Bill would move all initiatives to Nov. ballotsAssociated Press writer Don Thompson contributed to this story.
Published: Saturday, September 10, 2011 00:58 PDT
© 2011 The Associated Press. All rights reserved. This material may not be published, broadcast, rewritten or redistributed.
SACRAMENTO - State lawmakers gave final approval early Saturday to legislation that would move all statewide initiatives and referendums to November general election ballots and postpone a June vote on California's rainy day fund that was part of last year's budget compromise.
The move drew complaints from Republican lawmakers who said the bill undermines California's unique initiative process.
SB202 by Sen. Loni Hancock, D-Berkeley, drew heated debate as Republicans opposed what they called a power grab by union interests seeking to delay anti-labor ballot initiatives that could end up on the June 2012 ballot, when GOP turnout is expected to be high for the Republican presidential primary.
Statewide initiatives now can appear on the general election or June primary ballots.
Democrats argued that pushing all initiatives to general election ballots ensures more Californians get to vote on them, because turnout is generally much higher than for primary contests.
For example, 44 percent of eligible voters cast ballots in last year's November election for governor, but only 24 percent for the June gubernatorial primary. Turnout typically spikes even higher during presidential election years; it reached 59 percent in November 2008.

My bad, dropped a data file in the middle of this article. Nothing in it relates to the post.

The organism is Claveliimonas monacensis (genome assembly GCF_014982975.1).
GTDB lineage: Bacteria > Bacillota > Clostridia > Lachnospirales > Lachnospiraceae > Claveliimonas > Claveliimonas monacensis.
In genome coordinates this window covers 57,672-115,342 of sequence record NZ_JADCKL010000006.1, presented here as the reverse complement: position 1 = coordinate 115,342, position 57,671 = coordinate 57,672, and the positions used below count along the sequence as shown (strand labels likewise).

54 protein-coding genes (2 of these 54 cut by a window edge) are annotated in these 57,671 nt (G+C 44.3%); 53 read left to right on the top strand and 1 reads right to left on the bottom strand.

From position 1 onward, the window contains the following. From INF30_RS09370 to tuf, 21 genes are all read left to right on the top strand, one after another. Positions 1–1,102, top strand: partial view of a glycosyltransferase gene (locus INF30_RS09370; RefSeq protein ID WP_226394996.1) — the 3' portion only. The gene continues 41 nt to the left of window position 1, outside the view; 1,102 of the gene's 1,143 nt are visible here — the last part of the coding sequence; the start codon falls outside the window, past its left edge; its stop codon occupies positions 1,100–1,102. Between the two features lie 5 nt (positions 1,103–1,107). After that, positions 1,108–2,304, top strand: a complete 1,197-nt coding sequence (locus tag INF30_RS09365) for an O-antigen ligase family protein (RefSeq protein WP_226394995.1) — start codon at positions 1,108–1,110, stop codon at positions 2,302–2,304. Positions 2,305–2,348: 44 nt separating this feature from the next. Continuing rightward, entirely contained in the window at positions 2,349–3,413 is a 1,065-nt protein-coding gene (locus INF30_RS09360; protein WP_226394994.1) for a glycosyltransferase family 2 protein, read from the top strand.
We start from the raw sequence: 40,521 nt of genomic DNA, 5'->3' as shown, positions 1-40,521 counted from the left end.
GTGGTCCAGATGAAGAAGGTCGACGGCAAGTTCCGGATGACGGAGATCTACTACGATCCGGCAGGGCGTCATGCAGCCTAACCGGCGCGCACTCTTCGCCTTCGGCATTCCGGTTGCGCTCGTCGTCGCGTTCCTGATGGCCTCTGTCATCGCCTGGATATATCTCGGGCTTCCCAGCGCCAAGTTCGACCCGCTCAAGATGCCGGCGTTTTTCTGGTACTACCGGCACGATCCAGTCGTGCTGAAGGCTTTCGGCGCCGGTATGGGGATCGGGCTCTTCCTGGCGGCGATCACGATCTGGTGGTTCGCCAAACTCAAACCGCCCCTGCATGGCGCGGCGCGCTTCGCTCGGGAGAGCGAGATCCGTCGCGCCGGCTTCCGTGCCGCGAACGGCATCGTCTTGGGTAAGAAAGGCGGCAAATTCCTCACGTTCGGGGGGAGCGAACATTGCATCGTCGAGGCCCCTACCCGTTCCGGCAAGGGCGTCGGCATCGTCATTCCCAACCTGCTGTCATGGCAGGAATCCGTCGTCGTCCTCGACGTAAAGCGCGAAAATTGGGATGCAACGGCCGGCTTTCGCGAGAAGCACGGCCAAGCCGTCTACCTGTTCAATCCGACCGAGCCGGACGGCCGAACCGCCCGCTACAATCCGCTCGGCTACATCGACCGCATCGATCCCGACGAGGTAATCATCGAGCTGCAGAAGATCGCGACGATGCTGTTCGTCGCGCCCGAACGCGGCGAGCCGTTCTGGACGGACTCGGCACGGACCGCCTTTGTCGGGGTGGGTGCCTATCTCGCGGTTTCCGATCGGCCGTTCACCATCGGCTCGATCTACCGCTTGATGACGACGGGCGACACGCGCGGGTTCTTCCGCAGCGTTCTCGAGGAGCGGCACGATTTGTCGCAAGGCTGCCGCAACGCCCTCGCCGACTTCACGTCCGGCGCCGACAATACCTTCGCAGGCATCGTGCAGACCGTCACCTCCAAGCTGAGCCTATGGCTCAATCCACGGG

The bill also contains a provision to postpone a scheduled June 2012 vote on whether to amend California's constitution to strengthen the state's rainy day fund. That ballot measure would require the Legislature to set aside money in years when California has a budget surplus, a constraint opposed by public employee unions and most Democratic lawmakers.
Democrats agreed to place that measure on the ballot to win support from former Gov. Arnold Schwarzenegger and Republican lawmakers as part of a budget deal last year. The bill they sent to the governor would push the rainy day fund question to the November 2014 ballot.
Assemblyman Mike Gatto, D-Los Angeles, authored that measure and opposed the switch, saying lawmakers need to keep their commitments.
"This is a town where your word is your bond. ... When you make a commitment, you're supposed to keep it," Gatto told fellow lawmakers.
Hancock's bill squeaked through the Assembly Friday with the bare majority it needed, 41-28. It passed the Senate early Saturday on a partisan 23-15 vote.
It also drew criticism from Republicans and one Democrat because it appeared for the first time in committee on Friday, the final day of the legislative session. Sen. Ted Lieu, D-Torrance, said Democrats "should be ashamed" for forcing the late consideration, though he voted for the bill.
Tracy Westen, chief executive officer of the Center for Governmental Studies in Los Angeles, which has studied the initiative process, said approval of the bill on a simple majority vote could set a dangerous precedent, because placing the rainy day fund measure on a ballot required a two-thirds legislative vote.
"You want a strong consensus before you amend the constitution," Westen said.
By changing a bill that required a supermajority with only a simple majority vote "you override the purpose of the two-thirds vote. What happens if they think in 2014 it will be passed, then 2018 ... How long will this go on?"